To analyze the long-term efficacy and safety of holmium laser enucleation of the prostate (HoLEP) for benign prostatic hyperplasia. A total of 127 patients who underwent HoLEP at our institution between 2013 and 2015 were included. Patients were observed for 5 years postoperatively. We evaluated the length of the surgery, the mass of the removed tissue, prostate-specific antigen level, the maximal flow rate (Qmax), postvoid residual (PVR), the length of catheterization and hospitalization, and the International Prostate Symptom Score (IPSS) and IPSS quality of life (QoL) at each clinic visit. PVR, Qmax, IPSS, and QoL all improved significantly immediately after the operation ( < 0.001). By the end of the 5th postoperative year, all the parameters showed a statistically meaningful decline: Qmax reduced by 5.8 mL/s (22.6%) and IPSS by 1.4 points (29.1%). Around 8.6% of the patients continued therapy with α-blockers. There were no differences in efficacy by the age of the patients or the volume of the prostate. Long-term complications and need for repeat operations were not affected by the volume of the prostate or patient age. The improvement of PVR, Qmax, IPSS, and QoL score seen in the early postoperative period after performing HoLEP remains evident at 5 years postoperatively. Long-term complications and the need for reoperation do not depend on the age of the patient or on the initial volume of the prostate.
View Article and Find Full Text PDF

Download full-text PDF

Source
http://dx.doi.org/10.1089/end.2020.0347DOI Listing
October 2020

Retrospective Assessment of Endoscopic Enucleation of Prostate Complications: A Single-Center Experience of More Than 1400 Patients.

J Endourol 2020 02;34(2):192-197

Institute for Urology and Reproductive Health, Sechenov University, Moscow, Russia.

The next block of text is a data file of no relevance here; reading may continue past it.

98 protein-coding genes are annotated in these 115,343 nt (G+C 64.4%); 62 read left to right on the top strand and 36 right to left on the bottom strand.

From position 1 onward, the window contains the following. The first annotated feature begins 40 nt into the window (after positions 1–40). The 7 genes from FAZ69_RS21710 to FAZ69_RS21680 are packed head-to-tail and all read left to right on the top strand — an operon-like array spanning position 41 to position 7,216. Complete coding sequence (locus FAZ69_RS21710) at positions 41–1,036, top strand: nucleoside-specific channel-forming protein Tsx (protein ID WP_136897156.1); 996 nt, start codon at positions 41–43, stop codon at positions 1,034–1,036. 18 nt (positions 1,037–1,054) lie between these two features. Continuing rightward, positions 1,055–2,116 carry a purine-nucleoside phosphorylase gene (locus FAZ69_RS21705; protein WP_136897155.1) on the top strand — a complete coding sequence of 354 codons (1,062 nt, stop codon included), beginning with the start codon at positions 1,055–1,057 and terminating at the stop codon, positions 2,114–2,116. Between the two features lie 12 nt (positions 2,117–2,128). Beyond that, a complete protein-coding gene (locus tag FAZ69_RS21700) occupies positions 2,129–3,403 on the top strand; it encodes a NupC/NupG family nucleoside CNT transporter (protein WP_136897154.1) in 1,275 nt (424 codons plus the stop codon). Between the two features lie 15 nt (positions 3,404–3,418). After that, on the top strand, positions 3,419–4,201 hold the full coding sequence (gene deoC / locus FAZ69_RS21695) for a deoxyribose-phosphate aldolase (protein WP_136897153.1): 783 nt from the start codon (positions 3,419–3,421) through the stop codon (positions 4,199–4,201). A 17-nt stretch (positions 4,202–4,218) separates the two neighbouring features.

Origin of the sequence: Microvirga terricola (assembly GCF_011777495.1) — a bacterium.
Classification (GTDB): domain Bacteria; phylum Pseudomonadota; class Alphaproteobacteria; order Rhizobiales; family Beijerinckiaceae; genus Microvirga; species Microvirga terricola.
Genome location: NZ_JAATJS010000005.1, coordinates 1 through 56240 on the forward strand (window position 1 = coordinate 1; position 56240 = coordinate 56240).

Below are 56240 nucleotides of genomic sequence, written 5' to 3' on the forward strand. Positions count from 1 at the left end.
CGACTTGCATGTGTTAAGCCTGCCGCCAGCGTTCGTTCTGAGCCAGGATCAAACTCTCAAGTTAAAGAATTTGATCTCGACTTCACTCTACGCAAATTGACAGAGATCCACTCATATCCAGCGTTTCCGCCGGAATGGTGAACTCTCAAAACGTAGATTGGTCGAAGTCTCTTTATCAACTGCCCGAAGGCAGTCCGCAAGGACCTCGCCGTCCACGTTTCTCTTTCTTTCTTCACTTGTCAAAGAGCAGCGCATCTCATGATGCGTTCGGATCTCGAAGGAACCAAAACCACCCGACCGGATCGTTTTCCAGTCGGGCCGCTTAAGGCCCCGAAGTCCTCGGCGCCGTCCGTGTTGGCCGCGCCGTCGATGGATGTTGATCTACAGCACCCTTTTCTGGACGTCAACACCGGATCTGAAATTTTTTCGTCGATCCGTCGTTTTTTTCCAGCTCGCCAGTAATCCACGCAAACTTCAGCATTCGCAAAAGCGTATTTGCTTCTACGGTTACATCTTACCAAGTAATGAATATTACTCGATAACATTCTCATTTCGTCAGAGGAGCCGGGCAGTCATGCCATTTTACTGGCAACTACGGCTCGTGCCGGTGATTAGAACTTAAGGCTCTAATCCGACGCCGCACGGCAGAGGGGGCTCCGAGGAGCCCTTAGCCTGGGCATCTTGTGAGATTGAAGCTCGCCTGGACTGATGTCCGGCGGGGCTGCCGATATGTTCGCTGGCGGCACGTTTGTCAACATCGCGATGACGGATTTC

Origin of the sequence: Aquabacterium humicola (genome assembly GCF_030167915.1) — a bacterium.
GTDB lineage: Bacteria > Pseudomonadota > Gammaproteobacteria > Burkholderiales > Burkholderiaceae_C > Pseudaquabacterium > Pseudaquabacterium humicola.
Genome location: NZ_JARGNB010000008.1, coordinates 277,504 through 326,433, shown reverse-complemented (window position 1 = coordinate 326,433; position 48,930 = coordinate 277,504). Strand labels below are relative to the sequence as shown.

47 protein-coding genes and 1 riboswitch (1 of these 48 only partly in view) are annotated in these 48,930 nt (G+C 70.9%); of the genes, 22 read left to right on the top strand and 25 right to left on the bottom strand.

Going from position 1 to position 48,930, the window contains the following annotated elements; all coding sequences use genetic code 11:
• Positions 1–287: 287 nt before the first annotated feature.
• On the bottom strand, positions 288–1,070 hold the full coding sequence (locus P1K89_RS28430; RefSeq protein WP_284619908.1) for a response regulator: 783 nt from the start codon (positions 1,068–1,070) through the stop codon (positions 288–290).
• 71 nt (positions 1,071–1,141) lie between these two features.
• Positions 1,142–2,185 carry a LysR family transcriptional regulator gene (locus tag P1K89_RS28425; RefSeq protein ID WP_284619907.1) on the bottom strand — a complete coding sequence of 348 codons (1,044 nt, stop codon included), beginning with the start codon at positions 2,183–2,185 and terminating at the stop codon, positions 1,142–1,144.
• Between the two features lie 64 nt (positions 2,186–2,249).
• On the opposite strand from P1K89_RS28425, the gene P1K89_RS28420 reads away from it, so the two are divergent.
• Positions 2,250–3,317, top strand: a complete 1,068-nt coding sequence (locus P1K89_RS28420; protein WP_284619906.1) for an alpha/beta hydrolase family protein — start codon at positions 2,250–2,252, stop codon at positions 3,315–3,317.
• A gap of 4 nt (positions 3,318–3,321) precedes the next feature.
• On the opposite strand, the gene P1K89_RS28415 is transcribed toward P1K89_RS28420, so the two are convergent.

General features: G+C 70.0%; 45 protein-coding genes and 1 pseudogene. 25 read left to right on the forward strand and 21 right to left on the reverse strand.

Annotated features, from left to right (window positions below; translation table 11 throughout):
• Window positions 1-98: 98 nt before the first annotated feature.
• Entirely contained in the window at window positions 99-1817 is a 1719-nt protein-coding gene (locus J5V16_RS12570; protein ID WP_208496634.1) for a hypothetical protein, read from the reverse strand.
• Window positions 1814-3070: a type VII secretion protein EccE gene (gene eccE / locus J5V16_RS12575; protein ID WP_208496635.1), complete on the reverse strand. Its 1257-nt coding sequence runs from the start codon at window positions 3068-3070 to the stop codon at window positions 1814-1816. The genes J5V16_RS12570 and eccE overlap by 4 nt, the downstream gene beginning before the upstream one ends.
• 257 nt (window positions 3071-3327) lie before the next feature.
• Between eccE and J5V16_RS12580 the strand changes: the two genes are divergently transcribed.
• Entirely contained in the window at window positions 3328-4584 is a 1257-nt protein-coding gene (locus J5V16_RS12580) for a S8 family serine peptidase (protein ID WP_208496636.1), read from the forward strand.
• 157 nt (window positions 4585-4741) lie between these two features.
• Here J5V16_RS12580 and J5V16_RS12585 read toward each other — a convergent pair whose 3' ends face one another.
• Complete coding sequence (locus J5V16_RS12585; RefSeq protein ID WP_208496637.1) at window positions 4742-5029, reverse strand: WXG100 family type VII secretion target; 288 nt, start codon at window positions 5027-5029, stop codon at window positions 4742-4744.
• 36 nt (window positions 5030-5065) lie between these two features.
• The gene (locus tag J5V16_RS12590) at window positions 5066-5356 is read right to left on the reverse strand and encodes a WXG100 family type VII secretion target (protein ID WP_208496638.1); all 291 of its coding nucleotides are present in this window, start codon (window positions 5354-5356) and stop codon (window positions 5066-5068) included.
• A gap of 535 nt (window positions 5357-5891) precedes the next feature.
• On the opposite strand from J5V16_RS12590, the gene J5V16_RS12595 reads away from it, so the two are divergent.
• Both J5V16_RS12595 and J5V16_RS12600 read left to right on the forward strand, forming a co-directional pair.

Endoscopic enucleation of the prostate (EEP) is a safe method of treating benign prostatic hyperplasia, regardless of prostate volume and type of applied energy. To date, however, there has been no study that examines complication rates with respect to the type of applied energy. This study aims to address this problem by providing a retrospective analysis of >1400 patients who have undergone prostate enucleation. We performed a retrospective analysis of all patients undergoing EEP between 2013 and 2018 at a single tertiary institution. This analysis included patients who had undergone one of three forms of EEP: holmium laser enucleation of the prostate (HoLEP), thulium fiber laser enucleation of the prostate (ThuFLEP), or monopolar enucleation of the prostate (MEP). We compared intraoperative and early postoperative complications, as well as complications at 3 and 6 months follow-up. A total of 1413 patients were included in this study; 36% patients underwent HoLEP, 57.5% had ThuFLEP, and 6.5% MEP. The most frequent complication in the early postoperative period was a mild fever (2.76% of the cases). The morcellation was delayed to a separate stage because of intensive hemorrhaging in 1.4% of the cases. Bladder tamponade was found in 1.1% of the cases. We found no correlation between complication rate and either prostate volume or energy source. Stress urinary incontinence was found in 3.9% of patients at 3 months and in only 1.4% of patients at 6 months after the operation. Urethral stricture at 6 months after the surgery was found in 1.4% of patients, whereas bladder neck sclerosis was found in only 0.9% of these cases. No significant difference was observed between these complication frequencies and any preoperative factors or energy source. All EEP types are safe with equal rates of complications intraoperatively, postoperatively, and at 6 months follow-up.